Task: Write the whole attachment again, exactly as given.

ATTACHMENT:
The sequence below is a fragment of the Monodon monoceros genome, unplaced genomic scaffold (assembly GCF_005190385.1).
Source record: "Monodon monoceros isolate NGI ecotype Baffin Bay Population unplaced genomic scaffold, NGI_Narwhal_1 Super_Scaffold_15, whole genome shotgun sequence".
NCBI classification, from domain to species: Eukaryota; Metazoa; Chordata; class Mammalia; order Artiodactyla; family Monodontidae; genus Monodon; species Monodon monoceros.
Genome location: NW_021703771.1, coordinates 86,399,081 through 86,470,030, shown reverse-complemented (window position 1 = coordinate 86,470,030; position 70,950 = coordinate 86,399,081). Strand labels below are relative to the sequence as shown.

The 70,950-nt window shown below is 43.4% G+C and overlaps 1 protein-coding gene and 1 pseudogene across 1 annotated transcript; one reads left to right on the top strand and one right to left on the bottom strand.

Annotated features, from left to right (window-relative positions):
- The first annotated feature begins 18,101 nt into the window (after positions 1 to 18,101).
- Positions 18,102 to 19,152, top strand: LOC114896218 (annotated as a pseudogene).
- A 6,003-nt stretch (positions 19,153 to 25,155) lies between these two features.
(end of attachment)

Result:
The sequence below is a fragment of the Monodon monoceros genome, unplaced genomic scaffold (assembly GCF_005190385.1).
Source record: "Monodon monoceros isolate NGI ecotype Baffin Bay Population unplaced genomic scaffold, NGI_Narwhal_1 Super_Scaffold_15, whole genome shotgun sequence".
NCBI classification, from domain to species: Eukaryota; Metazoa; Chordata; class Mammalia; order Artiodactyla; family Monodontidae; genus Monodon; species Monodon monoceros.
Genome location: NW_021703771.1, coordinates 86,399,081 through 86,470,030, shown reverse-complemented (window position 1 = coordinate 86,470,030; position 70,950 = coordinate 86,399,081). Strand labels below are relative to the sequence as shown.

The 70,950-nt window shown below is 43.4% G+C and overlaps 1 protein-coding gene and 1 pseudogene across 1 annotated transcript; one reads left to right on the top strand and one right to left on the bottom strand.

Annotated features, from left to right (window-relative positions):
- The first annotated feature begins 18,101 nt into the window (after positions 1 to 18,101).
- Positions 18,102 to 19,152, top strand: LOC114896218 (annotated as a pseudogene).
- A 6,003-nt stretch (positions 19,153 to 25,155) lies between these two features.